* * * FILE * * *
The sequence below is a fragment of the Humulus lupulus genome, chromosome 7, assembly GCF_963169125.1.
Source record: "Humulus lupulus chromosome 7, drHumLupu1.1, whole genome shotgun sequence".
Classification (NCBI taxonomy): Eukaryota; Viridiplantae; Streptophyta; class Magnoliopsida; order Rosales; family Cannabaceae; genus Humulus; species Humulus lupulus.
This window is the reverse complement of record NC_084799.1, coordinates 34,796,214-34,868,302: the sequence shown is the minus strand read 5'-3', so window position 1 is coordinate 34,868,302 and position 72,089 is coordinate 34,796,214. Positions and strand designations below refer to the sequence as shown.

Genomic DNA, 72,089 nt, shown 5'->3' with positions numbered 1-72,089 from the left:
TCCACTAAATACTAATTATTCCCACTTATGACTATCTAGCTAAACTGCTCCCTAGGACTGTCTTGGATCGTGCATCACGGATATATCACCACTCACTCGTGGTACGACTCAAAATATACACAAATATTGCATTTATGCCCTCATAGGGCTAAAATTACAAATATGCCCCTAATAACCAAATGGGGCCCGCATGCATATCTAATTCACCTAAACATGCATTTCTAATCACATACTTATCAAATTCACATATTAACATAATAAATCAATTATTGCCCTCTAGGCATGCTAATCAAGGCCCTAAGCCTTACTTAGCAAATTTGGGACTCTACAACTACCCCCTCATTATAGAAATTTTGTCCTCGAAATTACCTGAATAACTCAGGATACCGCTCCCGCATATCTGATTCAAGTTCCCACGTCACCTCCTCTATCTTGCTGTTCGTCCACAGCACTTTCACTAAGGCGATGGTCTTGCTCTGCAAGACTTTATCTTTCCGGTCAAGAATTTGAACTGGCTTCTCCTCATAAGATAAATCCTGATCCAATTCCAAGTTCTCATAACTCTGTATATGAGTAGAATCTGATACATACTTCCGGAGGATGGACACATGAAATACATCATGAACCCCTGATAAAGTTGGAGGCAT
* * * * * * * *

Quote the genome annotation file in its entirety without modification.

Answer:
The sequence below is a fragment of the Humulus lupulus genome, chromosome 7, assembly GCF_963169125.1.
Source record: "Humulus lupulus chromosome 7, drHumLupu1.1, whole genome shotgun sequence".
Classification (NCBI taxonomy): Eukaryota; Viridiplantae; Streptophyta; class Magnoliopsida; order Rosales; family Cannabaceae; genus Humulus; species Humulus lupulus.
This window is the reverse complement of record NC_084799.1, coordinates 34,796,214-34,868,302: the sequence shown is the minus strand read 5'-3', so window position 1 is coordinate 34,868,302 and position 72,089 is coordinate 34,796,214. Positions and strand designations below refer to the sequence as shown.

Genomic DNA, 72,089 nt, shown 5'->3' with positions numbered 1-72,089 from the left:
TCCACTAAATACTAATTATTCCCACTTATGACTATCTAGCTAAACTGCTCCCTAGGACTGTCTTGGATCGTGCATCACGGATATATCACCACTCACTCGTGGTACGACTCAAAATATACACAAATATTGCATTTATGCCCTCATAGGGCTAAAATTACAAATATGCCCCTAATAACCAAATGGGGCCCGCATGCATATCTAATTCACCTAAACATGCATTTCTAATCACATACTTATCAAATTCACATATTAACATAATAAATCAATTATTGCCCTCTAGGCATGCTAATCAAGGCCCTAAGCCTTACTTAGCAAATTTGGGACTCTACAACTACCCCCTCATTATAGAAATTTTGTCCTCGAAATTACCTGAATAACTCAGGATACCGCTCCCGCATATCTGATTCAAGTTCCCACGTCACCTCCTCTATCTTGCTGTTCGTCCACAGCACTTTCACTAAGGCGATGGTCTTGCTCTGCAAGACTTTATCTTTCCGGTCAAGAATTTGAACTGGCTTCTCCTCATAAGATAAATCCTGATCCAATTCCAAGTTCTCATAACTCTGTATATGAGTAGAATCTGATACATACTTCCGGAGGATGGACACATGAAATACATCATGAACCCCTGATAAAGTTGGAGGCAT